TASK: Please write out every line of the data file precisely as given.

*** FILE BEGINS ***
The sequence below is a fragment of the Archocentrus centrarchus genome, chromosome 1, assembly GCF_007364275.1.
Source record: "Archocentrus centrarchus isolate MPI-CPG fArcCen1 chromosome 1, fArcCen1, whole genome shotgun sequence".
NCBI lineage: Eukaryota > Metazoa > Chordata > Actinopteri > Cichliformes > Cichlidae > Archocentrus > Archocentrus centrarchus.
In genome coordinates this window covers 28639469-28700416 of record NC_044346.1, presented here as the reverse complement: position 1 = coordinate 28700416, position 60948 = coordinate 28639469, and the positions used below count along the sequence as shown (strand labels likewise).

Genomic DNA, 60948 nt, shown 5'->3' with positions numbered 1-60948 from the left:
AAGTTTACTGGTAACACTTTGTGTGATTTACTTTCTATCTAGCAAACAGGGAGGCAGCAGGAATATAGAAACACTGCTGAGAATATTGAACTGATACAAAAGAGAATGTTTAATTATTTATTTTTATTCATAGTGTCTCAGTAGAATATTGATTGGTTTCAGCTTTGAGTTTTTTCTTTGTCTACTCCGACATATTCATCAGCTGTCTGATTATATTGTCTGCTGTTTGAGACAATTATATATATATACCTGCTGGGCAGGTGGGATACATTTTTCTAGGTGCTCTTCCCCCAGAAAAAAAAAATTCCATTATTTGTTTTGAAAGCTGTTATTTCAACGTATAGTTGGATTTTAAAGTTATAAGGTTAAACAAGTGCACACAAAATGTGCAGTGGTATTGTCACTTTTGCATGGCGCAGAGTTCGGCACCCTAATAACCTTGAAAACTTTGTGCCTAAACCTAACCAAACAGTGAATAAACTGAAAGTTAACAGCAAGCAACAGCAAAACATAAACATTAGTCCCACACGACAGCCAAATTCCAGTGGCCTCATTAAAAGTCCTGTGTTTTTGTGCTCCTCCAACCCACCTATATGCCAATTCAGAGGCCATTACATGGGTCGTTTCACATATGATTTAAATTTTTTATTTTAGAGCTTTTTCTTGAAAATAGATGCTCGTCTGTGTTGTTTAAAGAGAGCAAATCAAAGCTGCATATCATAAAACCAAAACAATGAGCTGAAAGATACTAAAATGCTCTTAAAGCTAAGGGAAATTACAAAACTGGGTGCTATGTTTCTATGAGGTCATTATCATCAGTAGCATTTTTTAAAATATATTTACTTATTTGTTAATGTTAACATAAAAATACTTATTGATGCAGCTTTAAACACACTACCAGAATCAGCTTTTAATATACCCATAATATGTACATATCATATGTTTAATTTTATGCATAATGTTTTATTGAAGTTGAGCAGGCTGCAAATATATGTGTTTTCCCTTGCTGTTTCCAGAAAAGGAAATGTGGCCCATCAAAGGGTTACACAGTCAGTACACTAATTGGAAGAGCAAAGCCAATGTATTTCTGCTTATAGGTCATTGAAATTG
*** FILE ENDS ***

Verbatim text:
The sequence below is a fragment of the Archocentrus centrarchus genome, chromosome 1, assembly GCF_007364275.1.
Source record: "Archocentrus centrarchus isolate MPI-CPG fArcCen1 chromosome 1, fArcCen1, whole genome shotgun sequence".
NCBI lineage: Eukaryota > Metazoa > Chordata > Actinopteri > Cichliformes > Cichlidae > Archocentrus > Archocentrus centrarchus.
In genome coordinates this window covers 28639469-28700416 of record NC_044346.1, presented here as the reverse complement: position 1 = coordinate 28700416, position 60948 = coordinate 28639469, and the positions used below count along the sequence as shown (strand labels likewise).

Genomic DNA, 60948 nt, shown 5'->3' with positions numbered 1-60948 from the left:
AAGTTTACTGGTAACACTTTGTGTGATTTACTTTCTATCTAGCAAACAGGGAGGCAGCAGGAATATAGAAACACTGCTGAGAATATTGAACTGATACAAAAGAGAATGTTTAATTATTTATTTTTATTCATAGTGTCTCAGTAGAATATTGATTGGTTTCAGCTTTGAGTTTTTTCTTTGTCTACTCCGACATATTCATCAGCTGTCTGATTATATTGTCTGCTGTTTGAGACAATTATATATATATACCTGCTGGGCAGGTGGGATACATTTTTCTAGGTGCTCTTCCCCCAGAAAAAAAAAATTCCATTATTTGTTTTGAAAGCTGTTATTTCAACGTATAGTTGGATTTTAAAGTTATAAGGTTAAACAAGTGCACACAAAATGTGCAGTGGTATTGTCACTTTTGCATGGCGCAGAGTTCGGCACCCTAATAACCTTGAAAACTTTGTGCCTAAACCTAACCAAACAGTGAATAAACTGAAAGTTAACAGCAAGCAACAGCAAAACATAAACATTAGTCCCACACGACAGCCAAATTCCAGTGGCCTCATTAAAAGTCCTGTGTTTTTGTGCTCCTCCAACCCACCTATATGCCAATTCAGAGGCCATTACATGGGTCGTTTCACATATGATTTAAATTTTTTATTTTAGAGCTTTTTCTTGAAAATAGATGCTCGTCTGTGTTGTTTAAAGAGAGCAAATCAAAGCTGCATATCATAAAACCAAAACAATGAGCTGAAAGATACTAAAATGCTCTTAAAGCTAAGGGAAATTACAAAACTGGGTGCTATGTTTCTATGAGGTCATTATCATCAGTAGCATTTTTTAAAATATATTTACTTATTTGTTAATGTTAACATAAAAATACTTATTGATGCAGCTTTAAACACACTACCAGAATCAGCTTTTAATATACCCATAATATGTACATATCATATGTTTAATTTTATGCATAATGTTTTATTGAAGTTGAGCAGGCTGCAAATATATGTGTTTTCCCTTGCTGTTTCCAGAAAAGGAAATGTGGCCCATCAAAGGGTTACACAGTCAGTACACTAATTGGAAGAGCAAAGCCAATGTATTTCTGCTTATAGGTCATTGAAATTG